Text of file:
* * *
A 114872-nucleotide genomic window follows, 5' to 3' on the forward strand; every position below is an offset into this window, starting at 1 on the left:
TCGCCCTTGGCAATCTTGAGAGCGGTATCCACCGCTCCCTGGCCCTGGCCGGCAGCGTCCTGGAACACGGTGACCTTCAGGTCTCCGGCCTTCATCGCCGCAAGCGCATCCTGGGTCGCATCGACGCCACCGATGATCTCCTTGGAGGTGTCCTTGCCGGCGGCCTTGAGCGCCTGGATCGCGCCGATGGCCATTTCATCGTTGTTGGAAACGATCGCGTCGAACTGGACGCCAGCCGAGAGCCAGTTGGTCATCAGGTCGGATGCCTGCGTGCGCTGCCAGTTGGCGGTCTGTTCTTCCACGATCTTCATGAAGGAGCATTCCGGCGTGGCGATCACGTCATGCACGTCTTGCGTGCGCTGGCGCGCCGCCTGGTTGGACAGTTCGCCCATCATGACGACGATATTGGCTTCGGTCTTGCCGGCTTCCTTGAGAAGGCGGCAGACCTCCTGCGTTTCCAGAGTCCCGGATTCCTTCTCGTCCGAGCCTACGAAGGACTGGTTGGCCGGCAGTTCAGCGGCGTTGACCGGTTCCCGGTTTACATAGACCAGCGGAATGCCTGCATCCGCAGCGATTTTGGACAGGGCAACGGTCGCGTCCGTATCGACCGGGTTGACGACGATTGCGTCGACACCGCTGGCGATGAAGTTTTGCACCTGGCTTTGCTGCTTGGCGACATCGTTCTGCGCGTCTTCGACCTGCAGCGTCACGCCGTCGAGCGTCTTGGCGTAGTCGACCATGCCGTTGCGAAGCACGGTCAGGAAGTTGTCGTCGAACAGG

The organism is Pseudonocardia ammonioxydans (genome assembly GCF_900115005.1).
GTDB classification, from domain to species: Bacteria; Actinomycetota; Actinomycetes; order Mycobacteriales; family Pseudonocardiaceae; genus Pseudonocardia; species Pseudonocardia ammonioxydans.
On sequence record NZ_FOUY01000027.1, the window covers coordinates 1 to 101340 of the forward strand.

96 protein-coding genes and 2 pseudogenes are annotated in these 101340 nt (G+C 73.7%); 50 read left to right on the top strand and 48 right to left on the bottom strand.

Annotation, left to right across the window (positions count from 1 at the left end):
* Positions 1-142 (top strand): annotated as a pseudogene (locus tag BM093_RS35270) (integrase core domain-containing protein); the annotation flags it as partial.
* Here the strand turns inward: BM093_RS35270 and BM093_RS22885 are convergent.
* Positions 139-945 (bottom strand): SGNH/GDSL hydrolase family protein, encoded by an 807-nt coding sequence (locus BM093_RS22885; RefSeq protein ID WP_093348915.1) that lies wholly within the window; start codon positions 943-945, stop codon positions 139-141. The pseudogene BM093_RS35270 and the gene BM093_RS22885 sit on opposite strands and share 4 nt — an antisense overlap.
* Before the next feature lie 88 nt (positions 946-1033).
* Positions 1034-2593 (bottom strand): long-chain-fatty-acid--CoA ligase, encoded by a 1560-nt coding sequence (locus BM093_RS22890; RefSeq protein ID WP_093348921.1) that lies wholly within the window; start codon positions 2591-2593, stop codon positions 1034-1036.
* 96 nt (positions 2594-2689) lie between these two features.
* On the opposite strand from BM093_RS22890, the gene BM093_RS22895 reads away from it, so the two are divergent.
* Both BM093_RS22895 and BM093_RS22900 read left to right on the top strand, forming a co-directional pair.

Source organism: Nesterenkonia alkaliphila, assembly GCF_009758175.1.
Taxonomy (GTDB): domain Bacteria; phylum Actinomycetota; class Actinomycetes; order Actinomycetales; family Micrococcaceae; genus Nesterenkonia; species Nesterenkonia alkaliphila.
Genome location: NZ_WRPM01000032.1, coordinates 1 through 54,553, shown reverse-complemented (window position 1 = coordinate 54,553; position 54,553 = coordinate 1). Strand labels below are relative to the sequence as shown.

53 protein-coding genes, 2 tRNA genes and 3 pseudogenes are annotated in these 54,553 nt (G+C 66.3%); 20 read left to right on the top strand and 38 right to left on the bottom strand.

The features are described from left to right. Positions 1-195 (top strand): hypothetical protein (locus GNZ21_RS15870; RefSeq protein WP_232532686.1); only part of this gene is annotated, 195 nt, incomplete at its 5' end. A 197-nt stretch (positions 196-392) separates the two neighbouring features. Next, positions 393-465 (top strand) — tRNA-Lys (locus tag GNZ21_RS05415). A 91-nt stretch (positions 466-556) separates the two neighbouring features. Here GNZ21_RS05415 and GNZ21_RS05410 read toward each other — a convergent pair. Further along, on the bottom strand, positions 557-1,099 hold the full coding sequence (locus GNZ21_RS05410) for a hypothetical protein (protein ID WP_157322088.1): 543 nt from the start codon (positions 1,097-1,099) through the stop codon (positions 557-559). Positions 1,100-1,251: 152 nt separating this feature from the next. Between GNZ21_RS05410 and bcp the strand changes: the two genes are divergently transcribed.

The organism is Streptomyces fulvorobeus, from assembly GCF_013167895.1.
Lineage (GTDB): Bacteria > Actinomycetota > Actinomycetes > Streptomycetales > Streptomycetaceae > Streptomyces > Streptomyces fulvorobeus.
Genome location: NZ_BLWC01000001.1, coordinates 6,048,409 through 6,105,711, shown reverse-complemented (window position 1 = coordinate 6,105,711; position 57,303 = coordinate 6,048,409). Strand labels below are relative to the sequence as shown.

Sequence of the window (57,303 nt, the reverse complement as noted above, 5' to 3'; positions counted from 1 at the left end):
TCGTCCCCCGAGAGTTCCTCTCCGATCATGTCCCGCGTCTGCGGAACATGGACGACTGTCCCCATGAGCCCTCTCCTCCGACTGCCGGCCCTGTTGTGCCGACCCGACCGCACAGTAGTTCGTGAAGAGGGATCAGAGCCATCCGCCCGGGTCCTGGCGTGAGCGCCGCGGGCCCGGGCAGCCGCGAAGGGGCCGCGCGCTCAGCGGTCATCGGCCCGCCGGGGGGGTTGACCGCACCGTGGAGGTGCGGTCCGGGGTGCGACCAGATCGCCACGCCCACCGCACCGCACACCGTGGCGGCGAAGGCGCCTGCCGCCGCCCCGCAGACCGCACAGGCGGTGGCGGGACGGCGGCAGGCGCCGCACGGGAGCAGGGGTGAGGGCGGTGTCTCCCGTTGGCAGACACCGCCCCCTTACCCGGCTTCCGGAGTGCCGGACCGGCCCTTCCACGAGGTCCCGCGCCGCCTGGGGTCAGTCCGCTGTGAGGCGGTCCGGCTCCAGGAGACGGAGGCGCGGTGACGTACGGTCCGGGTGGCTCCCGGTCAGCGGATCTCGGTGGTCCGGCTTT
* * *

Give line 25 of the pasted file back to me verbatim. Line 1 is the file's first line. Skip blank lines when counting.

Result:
TCGTCCCCCGAGAGTTCCTCTCCGATCATGTCCCGCGTCTGCGGAACATGGACGACTGTCCCCATGAGCCCTCTCCTCCGACTGCCGGCCCTGTTGTGCCGACCCGACCGCACAGTAGTTCGTGAAGAGGGATCAGAGCCATCCGCCCGGGTCCTGGCGTGAGCGCCGCGGGCCCGGGCAGCCGCGAAGGGGCCGCGCGCTCAGCGGTCATCGGCCCGCCGGGGGGGTTGACCGCACCGTGGAGGTGCGGTCCGGGGTGCGACCAGATCGCCACGCCCACCGCACCGCACACCGTGGCGGCGAAGGCGCCTGCCGCCGCCCCGCAGACCGCACAGGCGGTGGCGGGACGGCGGCAGGCGCCGCACGGGAGCAGGGGTGAGGGCGGTGTCTCCCGTTGGCAGACACCGCCCCCTTACCCGGCTTCCGGAGTGCCGGACCGGCCCTTCCACGAGGTCCCGCGCCGCCTGGGGTCAGTCCGCTGTGAGGCGGTCCGGCTCCAGGAGACGGAGGCGCGGTGACGTACGGTCCGGGTGGCTCCCGGTCAGCGGATCTCGGTGGTCCGGCTTT